Complementary cancer therapies – advising your clients

More of our clients are wanting to look into all available treatment options for their loved pets, and the use of complementary medicines and treatments is an area of veterinary health that is growing. As clinicians we are taught the traditional, well established therapies, which are scientifically backed with clinically proven trials and studies. It’s not surprising that we are uncomfortable about recommending or approving the use of alternative or complementary treatments, but we need to know what is effective and working before jumping to dismiss them.

Posted: 19 March 2020

Complementary cancer therapies – advising your clients


It’s been estimated that as many as 75% of the pet population diagnosed with cancer is offered complementary or alternative medicines, so it’s time we knew a little more about them. It’s only by being aware of them and understanding the reasons they are used that we can then offer informed advice as to their use and value as well as any potential risks.

What are Complimentary and Alternative Medicines (CAM’s)?

Complementary therapies are used together with conventional medicine while alternative therapies are used instead of conventional medicine.

When we refer to complementary and alternative therapies, we can include;

  • Nutritional supplements – these are the most frequently used therapy, with nutraceuticals forming the bulk of these. Glucosamine, chondroitin and green mussel extract are very popular.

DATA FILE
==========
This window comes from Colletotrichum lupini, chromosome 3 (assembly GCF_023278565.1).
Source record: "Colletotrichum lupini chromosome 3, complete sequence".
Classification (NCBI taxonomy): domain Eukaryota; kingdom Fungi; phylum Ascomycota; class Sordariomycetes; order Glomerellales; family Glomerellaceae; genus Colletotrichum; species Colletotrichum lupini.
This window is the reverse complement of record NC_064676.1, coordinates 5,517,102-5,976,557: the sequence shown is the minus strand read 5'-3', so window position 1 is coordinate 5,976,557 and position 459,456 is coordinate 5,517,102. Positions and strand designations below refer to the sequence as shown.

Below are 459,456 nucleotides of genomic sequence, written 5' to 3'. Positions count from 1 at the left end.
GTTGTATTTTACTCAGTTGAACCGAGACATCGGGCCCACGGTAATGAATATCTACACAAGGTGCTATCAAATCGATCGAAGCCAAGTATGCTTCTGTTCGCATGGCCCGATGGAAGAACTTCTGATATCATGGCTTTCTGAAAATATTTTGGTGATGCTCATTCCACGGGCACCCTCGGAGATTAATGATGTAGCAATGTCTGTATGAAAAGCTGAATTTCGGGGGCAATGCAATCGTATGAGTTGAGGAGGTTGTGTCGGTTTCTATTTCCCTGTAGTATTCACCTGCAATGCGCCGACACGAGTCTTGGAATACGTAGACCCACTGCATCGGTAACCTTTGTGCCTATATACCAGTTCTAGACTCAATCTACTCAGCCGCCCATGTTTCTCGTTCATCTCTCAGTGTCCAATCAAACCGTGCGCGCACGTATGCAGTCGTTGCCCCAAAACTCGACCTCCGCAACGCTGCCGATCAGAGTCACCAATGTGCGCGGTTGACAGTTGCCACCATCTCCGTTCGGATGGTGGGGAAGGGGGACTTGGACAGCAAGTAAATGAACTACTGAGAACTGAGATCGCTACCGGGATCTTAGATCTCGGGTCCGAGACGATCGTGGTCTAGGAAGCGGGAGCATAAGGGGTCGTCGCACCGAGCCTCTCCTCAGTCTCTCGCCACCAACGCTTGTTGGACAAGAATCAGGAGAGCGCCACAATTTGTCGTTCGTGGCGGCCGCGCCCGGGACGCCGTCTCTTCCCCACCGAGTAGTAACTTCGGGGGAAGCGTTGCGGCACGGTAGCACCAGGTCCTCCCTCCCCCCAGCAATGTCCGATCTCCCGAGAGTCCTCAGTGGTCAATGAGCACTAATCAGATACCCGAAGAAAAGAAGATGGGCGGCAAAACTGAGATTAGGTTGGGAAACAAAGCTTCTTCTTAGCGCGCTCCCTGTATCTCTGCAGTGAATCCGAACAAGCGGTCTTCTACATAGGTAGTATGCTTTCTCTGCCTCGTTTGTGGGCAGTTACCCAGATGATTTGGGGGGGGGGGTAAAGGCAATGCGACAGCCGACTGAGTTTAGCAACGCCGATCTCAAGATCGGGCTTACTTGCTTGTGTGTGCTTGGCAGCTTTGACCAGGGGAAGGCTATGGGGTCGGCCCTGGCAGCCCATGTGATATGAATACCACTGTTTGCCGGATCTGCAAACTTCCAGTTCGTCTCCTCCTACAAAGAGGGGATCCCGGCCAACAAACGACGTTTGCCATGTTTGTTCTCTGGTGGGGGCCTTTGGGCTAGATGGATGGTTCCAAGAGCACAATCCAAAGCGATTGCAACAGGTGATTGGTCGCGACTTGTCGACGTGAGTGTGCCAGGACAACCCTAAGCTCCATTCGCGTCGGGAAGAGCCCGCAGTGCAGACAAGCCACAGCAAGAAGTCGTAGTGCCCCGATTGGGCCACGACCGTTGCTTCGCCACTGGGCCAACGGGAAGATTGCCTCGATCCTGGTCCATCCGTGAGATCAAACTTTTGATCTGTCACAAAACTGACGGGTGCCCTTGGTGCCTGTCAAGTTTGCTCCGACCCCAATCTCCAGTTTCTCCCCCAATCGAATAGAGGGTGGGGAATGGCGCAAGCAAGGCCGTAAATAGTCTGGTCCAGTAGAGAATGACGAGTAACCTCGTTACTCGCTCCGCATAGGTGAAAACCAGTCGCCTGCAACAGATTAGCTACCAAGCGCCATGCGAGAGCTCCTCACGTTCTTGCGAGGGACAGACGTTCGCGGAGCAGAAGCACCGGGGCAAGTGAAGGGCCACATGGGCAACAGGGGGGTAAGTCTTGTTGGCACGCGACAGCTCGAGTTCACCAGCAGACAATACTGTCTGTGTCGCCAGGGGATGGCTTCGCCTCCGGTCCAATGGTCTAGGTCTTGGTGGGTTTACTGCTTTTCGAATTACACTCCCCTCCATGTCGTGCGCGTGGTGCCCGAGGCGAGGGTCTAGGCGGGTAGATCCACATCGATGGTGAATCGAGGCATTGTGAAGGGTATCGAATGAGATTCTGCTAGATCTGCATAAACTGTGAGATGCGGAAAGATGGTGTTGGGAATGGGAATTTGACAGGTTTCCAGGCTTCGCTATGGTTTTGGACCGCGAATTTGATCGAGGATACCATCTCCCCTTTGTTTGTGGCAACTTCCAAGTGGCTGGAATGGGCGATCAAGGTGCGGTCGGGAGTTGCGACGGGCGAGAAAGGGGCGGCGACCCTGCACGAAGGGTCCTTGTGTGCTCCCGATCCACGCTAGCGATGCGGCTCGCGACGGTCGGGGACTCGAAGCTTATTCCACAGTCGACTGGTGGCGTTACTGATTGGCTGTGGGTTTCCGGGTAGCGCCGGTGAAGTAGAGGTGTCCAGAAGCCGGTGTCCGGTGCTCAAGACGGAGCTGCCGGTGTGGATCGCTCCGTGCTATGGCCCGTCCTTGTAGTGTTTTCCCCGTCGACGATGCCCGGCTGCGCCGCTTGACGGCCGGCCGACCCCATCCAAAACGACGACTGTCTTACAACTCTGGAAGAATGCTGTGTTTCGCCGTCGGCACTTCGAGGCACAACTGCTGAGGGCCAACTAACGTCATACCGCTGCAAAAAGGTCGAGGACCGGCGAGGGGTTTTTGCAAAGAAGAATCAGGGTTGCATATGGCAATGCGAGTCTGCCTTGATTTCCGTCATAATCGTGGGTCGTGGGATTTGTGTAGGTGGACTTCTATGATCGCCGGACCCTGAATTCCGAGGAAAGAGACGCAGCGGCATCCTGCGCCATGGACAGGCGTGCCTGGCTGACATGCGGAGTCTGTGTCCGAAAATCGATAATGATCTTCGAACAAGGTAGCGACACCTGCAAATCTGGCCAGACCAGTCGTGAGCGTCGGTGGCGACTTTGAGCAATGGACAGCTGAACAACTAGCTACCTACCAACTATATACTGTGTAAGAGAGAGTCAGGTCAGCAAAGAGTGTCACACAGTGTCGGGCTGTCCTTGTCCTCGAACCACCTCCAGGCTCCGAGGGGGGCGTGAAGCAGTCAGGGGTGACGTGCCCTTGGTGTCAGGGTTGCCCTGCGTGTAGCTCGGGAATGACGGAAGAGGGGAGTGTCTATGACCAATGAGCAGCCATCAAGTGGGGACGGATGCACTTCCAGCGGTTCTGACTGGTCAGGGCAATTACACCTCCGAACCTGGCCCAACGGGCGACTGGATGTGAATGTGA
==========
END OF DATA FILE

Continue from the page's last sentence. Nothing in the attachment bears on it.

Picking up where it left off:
• Herbal – use of dried extracts of herbs such as valerian, echinacea and garlic.
  • Aromatherapy – essential oils rubbed into the skin.
  • Physical – physiotherapy, massage, acupuncture and hydrotherapy are some examples of these.
  • Mental – prayer has been used by people who are deeply religious.

The reality is that few of these have shown clinical anti-cancer effects, but the enthusiasm and belief which owners have for them needs to be addressed. It’s vital that we talk with our clients and help them rationalise and adjust their expectations of success.

It’s also essential that we stress the importance of never using these therapies as a replacement for established anticancer treatment. On the other hand, they may be suitable when used as supplementary treatments to improve the side effects of conventional medications, such as nausea and pain.

What are the risks?

  • Toxicity or injury – some treatment may be totally unsuitable as they can cause direct harm to the patient. For example, garlic and cod liver oil have anticoagulant effects, so would be unsuitable for a patient with a haemangioma or haemangiosarcoma.
  • Interactions between established therapies – some CAMs may decrease the efficacy of the established therapies. For example, although antioxidants such as vitamins A, C and E are not harmful, they may reduce the efficacy of treatments that produce free radicals in their anticancer mechanism (e.g. radiation therapy, some chemotherapy).
  • Owner delays/avoids starting conventional anticancer treatment – this is one of the biggest risks, as postponing or declining evidence-based conventional treatment makes it less likely that you’ll be able to prolong or save the patient’s life.
  • Believing the Internet – we’re all used to Dr.Google, but how many sites tell the whole truth? Too many of us want to think that there is some miracle cure out there and are willing to believe without challenging all the information. Anecdotal stories just aren’t the same as clinical trials, and many claims of treatments lack the evidence.